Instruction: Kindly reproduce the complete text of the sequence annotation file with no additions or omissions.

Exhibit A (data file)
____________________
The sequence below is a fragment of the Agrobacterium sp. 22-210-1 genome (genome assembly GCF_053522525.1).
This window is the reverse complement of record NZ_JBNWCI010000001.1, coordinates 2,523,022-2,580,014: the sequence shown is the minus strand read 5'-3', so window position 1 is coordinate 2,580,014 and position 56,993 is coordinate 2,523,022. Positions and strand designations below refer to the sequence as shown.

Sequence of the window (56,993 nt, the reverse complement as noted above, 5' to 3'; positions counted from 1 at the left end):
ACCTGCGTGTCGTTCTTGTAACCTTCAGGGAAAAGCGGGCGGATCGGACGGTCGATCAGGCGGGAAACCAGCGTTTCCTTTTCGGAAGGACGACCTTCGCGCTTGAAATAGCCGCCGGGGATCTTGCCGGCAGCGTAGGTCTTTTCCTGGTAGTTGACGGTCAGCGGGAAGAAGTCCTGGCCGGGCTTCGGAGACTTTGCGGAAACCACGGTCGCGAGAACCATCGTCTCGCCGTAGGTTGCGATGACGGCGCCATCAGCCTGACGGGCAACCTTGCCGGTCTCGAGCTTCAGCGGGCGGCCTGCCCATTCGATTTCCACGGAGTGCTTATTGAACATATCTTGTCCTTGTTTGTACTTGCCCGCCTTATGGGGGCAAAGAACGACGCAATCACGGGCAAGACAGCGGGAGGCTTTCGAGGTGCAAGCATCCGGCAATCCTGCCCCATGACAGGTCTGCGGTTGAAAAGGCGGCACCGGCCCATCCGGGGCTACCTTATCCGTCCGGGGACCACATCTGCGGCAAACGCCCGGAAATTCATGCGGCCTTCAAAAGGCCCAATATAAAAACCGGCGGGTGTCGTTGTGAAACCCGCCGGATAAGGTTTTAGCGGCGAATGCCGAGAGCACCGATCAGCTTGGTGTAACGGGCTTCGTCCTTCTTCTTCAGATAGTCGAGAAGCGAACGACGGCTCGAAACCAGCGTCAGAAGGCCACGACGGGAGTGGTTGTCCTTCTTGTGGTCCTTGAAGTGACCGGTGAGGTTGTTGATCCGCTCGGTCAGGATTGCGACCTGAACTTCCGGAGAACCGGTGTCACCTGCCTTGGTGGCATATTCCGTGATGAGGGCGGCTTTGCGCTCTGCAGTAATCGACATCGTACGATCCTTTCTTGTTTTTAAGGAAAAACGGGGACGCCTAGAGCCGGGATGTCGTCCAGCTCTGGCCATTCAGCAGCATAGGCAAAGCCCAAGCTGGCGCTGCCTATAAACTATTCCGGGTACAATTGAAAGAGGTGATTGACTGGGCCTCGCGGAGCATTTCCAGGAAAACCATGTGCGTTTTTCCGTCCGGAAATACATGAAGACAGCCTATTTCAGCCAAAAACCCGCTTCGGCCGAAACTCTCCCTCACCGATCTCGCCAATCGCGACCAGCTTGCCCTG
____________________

The sequence below is a fragment of the Agrobacterium sp. 22-210-1 genome (genome assembly GCF_053522525.1).
This window is the reverse complement of record NZ_JBNWCI010000001.1, coordinates 2,523,022-2,580,014: the sequence shown is the minus strand read 5'-3', so window position 1 is coordinate 2,580,014 and position 56,993 is coordinate 2,523,022. Positions and strand designations below refer to the sequence as shown.

Sequence of the window (56,993 nt, the reverse complement as noted above, 5' to 3'; positions counted from 1 at the left end):
ACCTGCGTGTCGTTCTTGTAACCTTCAGGGAAAAGCGGGCGGATCGGACGGTCGATCAGGCGGGAAACCAGCGTTTCCTTTTCGGAAGGACGACCTTCGCGCTTGAAATAGCCGCCGGGGATCTTGCCGGCAGCGTAGGTCTTTTCCTGGTAGTTGACGGTCAGCGGGAAGAAGTCCTGGCCGGGCTTCGGAGACTTTGCGGAAACCACGGTCGCGAGAACCATCGTCTCGCCGTAGGTTGCGATGACGGCGCCATCAGCCTGACGGGCAACCTTGCCGGTCTCGAGCTTCAGCGGGCGGCCTGCCCATTCGATTTCCACGGAGTGCTTATTGAACATATCTTGTCCTTGTTTGTACTTGCCCGCCTTATGGGGGCAAAGAACGACGCAATCACGGGCAAGACAGCGGGAGGCTTTCGAGGTGCAAGCATCCGGCAATCCTGCCCCATGACAGGTCTGCGGTTGAAAAGGCGGCACCGGCCCATCCGGGGCTACCTTATCCGTCCGGGGACCACATCTGCGGCAAACGCCCGGAAATTCATGCGGCCTTCAAAAGGCCCAATATAAAAACCGGCGGGTGTCGTTGTGAAACCCGCCGGATAAGGTTTTAGCGGCGAATGCCGAGAGCACCGATCAGCTTGGTGTAACGGGCTTCGTCCTTCTTCTTCAGATAGTCGAGAAGCGAACGACGGCTCGAAACCAGCGTCAGAAGGCCACGACGGGAGTGGTTGTCCTTCTTGTGGTCCTTGAAGTGACCGGTGAGGTTGTTGATCCGCTCGGTCAGGATTGCGACCTGAACTTCCGGAGAACCGGTGTCACCTGCCTTGGTGGCATATTCCGTGATGAGGGCGGCTTTGCGCTCTGCAGTAATCGACATCGTACGATCCTTTCTTGTTTTTAAGGAAAAACGGGGACGCCTAGAGCCGGGATGTCGTCCAGCTCTGGCCATTCAGCAGCATAGGCAAAGCCCAAGCTGGCGCTGCCTATAAACTATTCCGGGTACAATTGAAAGAGGTGATTGACTGGGCCTCGCGGAGCATTTCCAGGAAAACCATGTGCGTTTTTCCGTCCGGAAATACATGAAGACAGCCTATTTCAGCCAAAAACCCGCTTCGGCCGAAACTCTCCCTCACCGATCTCGCCAATCGCGACCAGCTTGCCCTG